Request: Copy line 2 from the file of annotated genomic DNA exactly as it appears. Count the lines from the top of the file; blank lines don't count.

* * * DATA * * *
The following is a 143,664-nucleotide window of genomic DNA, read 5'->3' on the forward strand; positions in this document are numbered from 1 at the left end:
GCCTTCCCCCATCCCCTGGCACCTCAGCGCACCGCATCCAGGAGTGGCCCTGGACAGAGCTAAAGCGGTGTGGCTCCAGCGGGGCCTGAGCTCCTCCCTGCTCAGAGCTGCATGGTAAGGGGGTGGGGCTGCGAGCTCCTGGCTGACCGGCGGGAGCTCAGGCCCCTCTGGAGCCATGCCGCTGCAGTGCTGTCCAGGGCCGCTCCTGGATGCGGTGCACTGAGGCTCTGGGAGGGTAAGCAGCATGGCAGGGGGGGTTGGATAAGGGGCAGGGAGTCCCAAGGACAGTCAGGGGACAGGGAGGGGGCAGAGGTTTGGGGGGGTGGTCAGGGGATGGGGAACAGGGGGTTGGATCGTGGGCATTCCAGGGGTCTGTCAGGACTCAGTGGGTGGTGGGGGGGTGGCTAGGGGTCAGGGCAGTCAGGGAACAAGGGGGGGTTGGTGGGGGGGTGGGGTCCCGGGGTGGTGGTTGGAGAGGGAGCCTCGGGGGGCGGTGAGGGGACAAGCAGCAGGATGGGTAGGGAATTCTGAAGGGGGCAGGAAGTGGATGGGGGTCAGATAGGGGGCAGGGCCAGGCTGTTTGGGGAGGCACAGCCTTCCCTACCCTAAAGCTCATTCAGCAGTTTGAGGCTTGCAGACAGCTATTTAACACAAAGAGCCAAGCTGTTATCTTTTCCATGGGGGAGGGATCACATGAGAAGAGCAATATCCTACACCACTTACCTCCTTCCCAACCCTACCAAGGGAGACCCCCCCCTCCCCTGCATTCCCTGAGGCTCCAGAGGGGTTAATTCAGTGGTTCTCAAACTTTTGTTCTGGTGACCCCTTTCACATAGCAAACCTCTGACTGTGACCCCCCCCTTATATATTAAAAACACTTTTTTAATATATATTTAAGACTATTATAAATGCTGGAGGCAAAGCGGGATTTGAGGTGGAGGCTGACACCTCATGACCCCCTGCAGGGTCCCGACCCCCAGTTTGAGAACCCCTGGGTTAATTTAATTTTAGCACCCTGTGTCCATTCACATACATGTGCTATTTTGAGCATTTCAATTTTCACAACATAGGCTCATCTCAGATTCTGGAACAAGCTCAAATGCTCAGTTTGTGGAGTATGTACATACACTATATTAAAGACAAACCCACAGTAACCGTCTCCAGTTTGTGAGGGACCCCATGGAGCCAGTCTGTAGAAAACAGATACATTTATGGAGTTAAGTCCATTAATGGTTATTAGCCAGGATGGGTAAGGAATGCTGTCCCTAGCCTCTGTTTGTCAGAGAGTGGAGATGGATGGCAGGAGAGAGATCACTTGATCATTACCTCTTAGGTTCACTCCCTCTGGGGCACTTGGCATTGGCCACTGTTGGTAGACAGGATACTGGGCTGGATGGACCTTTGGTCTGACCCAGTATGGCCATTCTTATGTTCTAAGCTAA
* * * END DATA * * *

GCCTTCCCCCATCCCCTGGCACCTCAGCGCACCGCATCCAGGAGTGGCCCTGGACAGAGCTAAAGCGGTGTGGCTCCAGCGGGGCCTGAGCTCCTCCCTGCTCAGAGCTGCATGGTAAGGGGGTGGGGCTGCGAGCTCCTGGCTGACCGGCGGGAGCTCAGGCCCCTCTGGAGCCATGCCGCTGCAGTGCTGTCCAGGGCCGCTCCTGGATGCGGTGCACTGAGGCTCTGGGAGGGTAAGCAGCATGGCAGGGGGGGTTGGATAAGGGGCAGGGAGTCCCAAGGACAGTCAGGGGACAGGGAGGGGGCAGAGGTTTGGGGGGGTGGTCAGGGGATGGGGAACAGGGGGTTGGATCGTGGGCATTCCAGGGGTCTGTCAGGACTCAGTGGGTGGTGGGGGGGTGGCTAGGGGTCAGGGCAGTCAGGGAACAAGGGGGGGTTGGTGGGGGGGTGGGGTCCCGGGGTGGTGGTTGGAGAGGGAGCCTCGGGGGGCGGTGAGGGGACAAGCAGCAGGATGGGTAGGGAATTCTGAAGGGGGCAGGAAGTGGATGGGGGTCAGATAGGGGGCAGGGCCAGGCTGTTTGGGGAGGCACAGCCTTCCCTACCCTAAAGCTCATTCAGCAGTTTGAGGCTTGCAGACAGCTATTTAACACAAAGAGCCAAGCTGTTATCTTTTCCATGGGGGAGGGATCACATGAGAAGAGCAATATCCTACACCACTTACCTCCTTCCCAACCCTACCAAGGGAGACCCCCCCCTCCCCTGCATTCCCTGAGGCTCCAGAGGGGTTAATTCAGTGGTTCTCAAACTTTTGTTCTGGTGACCCCTTTCACATAGCAAACCTCTGACTGTGACCCCCCCCTTATATATTAAAAACACTTTTTTAATATATATTTAAGACTATTATAAATGCTGGAGGCAAAGCGGGATTTGAGGTGGAGGCTGACACCTCATGACCCCCTGCAGGGTCCCGACCCCCAGTTTGAGAACCCCTGGGTTAATTTAATTTTAGCACCCTGTGTCCATTCACATACATGTGCTATTTTGAGCATTTCAATTTTCACAACATAGGCTCATCTCAGATTCTGGAACAAGCTCAAATGCTCAGTTTGTGGAGTATGTACATACACTATATTAAAGACAAACCCACAGTAACCGTCTCCAGTTTGTGAGGGACCCCATGGAGCCAGTCTGTAGAAAACAGATACATTTATGGAGTTAAGTCCATTAATGGTTATTAGCCAGGATGGGTAAGGAATGCTGTCCCTAGCCTCTGTTTGTCAGAGAGTGGAGATGGATGGCAGGAGAGAGATCACTTGATCATTACCTCTTAGGTTCACTCCCTCTGGGGCACTTGGCATTGGCCACTGTTGGTAGACAGGATACTGGGCTGGATGGACCTTTGGTCTGACCCAGTATGGCCATTCTTATGTTCTAAGCTAA